At some point in the month of November, every wine lover in America is going to ponder wine pairing with turkey. I wrote on the topic last November and the piece received a surprising amount of attention. It seemed my approach to Thanksgiving wine hit a nerve, or perhaps soothed some. So I’ve chosen to update and republish the article this month, with a few additional wine recommendations.
What is the best wine for Thanksgiving dinner?
Selecting a wine to serve with what many Americans feel is the most important meal of the year might seem like a daunting task. But you need to get over it! In this difficult year more than any in recent memory, the wine and turkey pairing is one of the least important things at your table. Health, safety and a rare chance to enjoy quality time with a small group of important people in your life, these elements are fundamental importance.
And, frankly, although some of my colleagues in the wine industry might not love my saying this, if the food is good and the company is good and the wine has alcohol in it, the meal will be on point. However, if time with certain relatives gives you ah…undue stress, you might want to check out my column on serving high-alcohol wines at family gatherings.
I’m not going to get all wrapped up in the best wine for pairing with turkey. (That’s pretty much any wine you enjoy.) Or what pairs with cranberry sauce, (very little).
But I do want to offer you some solid recommendations for the best wine pairing with turkey. However, I can’t just say that Zinfandel is the absolute best wine for Thanksgiving dinner. Why? Because if you don’t like Zinfandel, that advice might make you feel backed into a corner, forced to drink something you don’t like, to make the meal “right.” And I’m not going to tell you that you can’t go wrong with a Riesling at Thanksgiving dinner. I happen to love an off-dry Riesling paired with a turkey dinner. But you might hate wines touched by sweetness. If you do, you don’t need to drink one just because some wine critic tells you it’s good.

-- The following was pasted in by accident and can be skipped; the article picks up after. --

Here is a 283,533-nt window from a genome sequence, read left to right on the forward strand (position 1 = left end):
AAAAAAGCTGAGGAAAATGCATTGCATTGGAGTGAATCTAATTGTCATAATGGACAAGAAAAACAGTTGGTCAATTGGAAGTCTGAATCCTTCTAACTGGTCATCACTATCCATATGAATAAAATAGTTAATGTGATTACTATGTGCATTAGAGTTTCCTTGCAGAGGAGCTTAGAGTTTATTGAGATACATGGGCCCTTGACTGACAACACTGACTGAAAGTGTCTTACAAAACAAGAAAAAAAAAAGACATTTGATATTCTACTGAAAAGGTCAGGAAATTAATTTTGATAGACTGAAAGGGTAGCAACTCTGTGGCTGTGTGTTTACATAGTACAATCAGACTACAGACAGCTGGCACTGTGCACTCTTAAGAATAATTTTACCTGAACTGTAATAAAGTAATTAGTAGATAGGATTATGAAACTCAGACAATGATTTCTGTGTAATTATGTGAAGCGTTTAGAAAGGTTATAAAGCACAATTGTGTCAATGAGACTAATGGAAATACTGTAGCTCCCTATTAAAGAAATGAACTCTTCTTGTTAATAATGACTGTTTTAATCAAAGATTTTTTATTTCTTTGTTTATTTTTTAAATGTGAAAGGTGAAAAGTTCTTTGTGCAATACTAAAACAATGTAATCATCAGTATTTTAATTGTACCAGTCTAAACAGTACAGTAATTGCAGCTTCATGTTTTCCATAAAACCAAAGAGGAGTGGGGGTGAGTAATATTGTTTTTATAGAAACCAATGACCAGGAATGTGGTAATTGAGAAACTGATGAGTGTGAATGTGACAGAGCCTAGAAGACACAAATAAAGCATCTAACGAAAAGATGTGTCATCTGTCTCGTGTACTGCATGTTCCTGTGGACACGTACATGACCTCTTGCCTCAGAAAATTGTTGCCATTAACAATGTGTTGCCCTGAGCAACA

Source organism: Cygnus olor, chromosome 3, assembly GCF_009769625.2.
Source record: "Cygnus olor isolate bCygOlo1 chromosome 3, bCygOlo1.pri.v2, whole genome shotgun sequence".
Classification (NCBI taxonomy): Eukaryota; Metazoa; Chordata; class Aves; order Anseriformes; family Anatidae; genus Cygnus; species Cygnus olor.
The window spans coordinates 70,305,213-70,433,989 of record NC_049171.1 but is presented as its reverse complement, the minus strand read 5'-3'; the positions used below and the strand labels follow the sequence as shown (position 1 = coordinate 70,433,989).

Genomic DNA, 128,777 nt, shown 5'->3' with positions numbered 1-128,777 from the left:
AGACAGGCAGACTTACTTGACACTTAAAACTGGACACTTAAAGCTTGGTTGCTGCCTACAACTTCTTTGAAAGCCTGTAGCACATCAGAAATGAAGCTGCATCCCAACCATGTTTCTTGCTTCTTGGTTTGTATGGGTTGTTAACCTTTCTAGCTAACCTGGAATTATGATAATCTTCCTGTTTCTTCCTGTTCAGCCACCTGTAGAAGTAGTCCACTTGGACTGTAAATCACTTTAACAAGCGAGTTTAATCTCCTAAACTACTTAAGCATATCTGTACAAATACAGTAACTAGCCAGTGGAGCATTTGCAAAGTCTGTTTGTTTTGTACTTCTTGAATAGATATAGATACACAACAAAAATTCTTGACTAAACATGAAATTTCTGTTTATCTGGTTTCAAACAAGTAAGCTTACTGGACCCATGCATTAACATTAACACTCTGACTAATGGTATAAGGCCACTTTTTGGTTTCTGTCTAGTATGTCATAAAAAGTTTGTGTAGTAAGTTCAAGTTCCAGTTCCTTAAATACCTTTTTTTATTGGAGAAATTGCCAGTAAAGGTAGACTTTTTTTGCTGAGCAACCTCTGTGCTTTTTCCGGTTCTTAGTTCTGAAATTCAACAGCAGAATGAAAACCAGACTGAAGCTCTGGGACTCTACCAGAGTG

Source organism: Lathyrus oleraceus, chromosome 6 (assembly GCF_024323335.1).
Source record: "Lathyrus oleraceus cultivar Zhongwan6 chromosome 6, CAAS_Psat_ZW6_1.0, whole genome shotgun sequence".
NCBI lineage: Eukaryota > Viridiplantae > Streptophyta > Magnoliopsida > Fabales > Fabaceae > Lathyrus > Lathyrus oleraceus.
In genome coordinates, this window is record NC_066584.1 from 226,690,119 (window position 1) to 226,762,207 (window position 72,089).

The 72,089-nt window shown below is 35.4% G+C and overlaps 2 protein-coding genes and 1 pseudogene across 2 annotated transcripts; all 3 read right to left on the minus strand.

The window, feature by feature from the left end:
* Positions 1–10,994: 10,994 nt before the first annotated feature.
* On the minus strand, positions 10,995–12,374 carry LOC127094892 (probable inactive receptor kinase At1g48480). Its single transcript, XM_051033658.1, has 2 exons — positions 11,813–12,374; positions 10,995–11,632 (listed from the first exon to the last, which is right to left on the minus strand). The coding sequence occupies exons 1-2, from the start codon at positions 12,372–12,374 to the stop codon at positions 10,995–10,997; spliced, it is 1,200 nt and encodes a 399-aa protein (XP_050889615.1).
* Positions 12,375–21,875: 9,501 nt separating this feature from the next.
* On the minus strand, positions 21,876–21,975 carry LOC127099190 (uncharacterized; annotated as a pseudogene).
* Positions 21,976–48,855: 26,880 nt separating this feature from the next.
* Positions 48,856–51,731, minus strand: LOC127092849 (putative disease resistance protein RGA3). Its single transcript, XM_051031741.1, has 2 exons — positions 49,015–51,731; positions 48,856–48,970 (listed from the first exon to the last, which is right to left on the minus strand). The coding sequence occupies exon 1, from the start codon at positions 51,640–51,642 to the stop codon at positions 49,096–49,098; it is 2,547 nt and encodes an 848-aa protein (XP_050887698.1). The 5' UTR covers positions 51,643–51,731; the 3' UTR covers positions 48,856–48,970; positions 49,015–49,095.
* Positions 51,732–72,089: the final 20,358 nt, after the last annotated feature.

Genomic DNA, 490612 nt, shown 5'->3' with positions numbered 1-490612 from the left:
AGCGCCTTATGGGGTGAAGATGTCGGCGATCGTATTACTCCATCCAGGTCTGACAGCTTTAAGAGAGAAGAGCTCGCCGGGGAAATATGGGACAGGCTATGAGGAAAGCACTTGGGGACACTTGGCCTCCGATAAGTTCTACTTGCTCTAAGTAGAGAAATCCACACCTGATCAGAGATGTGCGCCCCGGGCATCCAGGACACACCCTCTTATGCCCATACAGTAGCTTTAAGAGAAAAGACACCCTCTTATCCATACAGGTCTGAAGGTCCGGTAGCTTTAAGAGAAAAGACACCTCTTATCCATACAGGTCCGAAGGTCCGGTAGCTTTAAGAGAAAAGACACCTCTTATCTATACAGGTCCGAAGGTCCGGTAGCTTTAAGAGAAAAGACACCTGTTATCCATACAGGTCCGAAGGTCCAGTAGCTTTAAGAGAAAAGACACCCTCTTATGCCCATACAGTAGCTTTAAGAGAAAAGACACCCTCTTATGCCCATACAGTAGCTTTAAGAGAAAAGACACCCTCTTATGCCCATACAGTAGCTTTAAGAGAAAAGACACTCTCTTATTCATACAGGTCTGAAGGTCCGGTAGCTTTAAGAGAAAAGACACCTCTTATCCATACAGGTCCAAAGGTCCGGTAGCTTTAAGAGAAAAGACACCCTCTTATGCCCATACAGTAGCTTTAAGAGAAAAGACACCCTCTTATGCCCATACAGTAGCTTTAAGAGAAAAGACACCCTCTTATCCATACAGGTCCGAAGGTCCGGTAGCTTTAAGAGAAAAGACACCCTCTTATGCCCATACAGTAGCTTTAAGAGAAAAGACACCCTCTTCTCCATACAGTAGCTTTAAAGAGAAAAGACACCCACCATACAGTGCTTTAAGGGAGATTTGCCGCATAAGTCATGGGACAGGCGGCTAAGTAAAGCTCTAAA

Because every Thanksgiving table is different
Beyond tastes and preferences in wine, we all have different flavors and traditions for what foods go on our Thanksgiving table. At a Southern or Pennsylvania Dutch table, there tends to be wide contrasts of super sweet and somewhat bitter elements, whereas a traditional New England table or a Midwestern meal might offer simpler flavors. Additionally, some families celebrate multiple cultures at the Thanksgiving table. To suggest that the same wine is going to pair “perfectly” at a one family’s table with turkey and kimchi and another with cornbread stuffing and ambrosia salad is absurd.
Serve an American Thanksgiving wine
So instead I’m going to offer you the suggestion of going with a theme. What theme? Serving American wines at this American holiday. So what should you drink with Thanksgiving dinner? How about a wine that’s made in the U.S.A? Here are a few recommendations you’ll probably find on my table next to the turkey and stuffing.
My picks for wines with turkey
A surprising (and wildly unusual) blend of red and white wines, Province is absolutely one of my top picks for Thanksgiving wines. It’s a fairly big-bodied wine with notes of cranberry and quince, stone fruits and baking spices. In other words, it tastes like the best of summer and fall all in one bottle. Although some call it a full-bodied rosé, it’s really more of a blend of the most fun elements of red and white wine. Serve it chilled for the best tasting experience.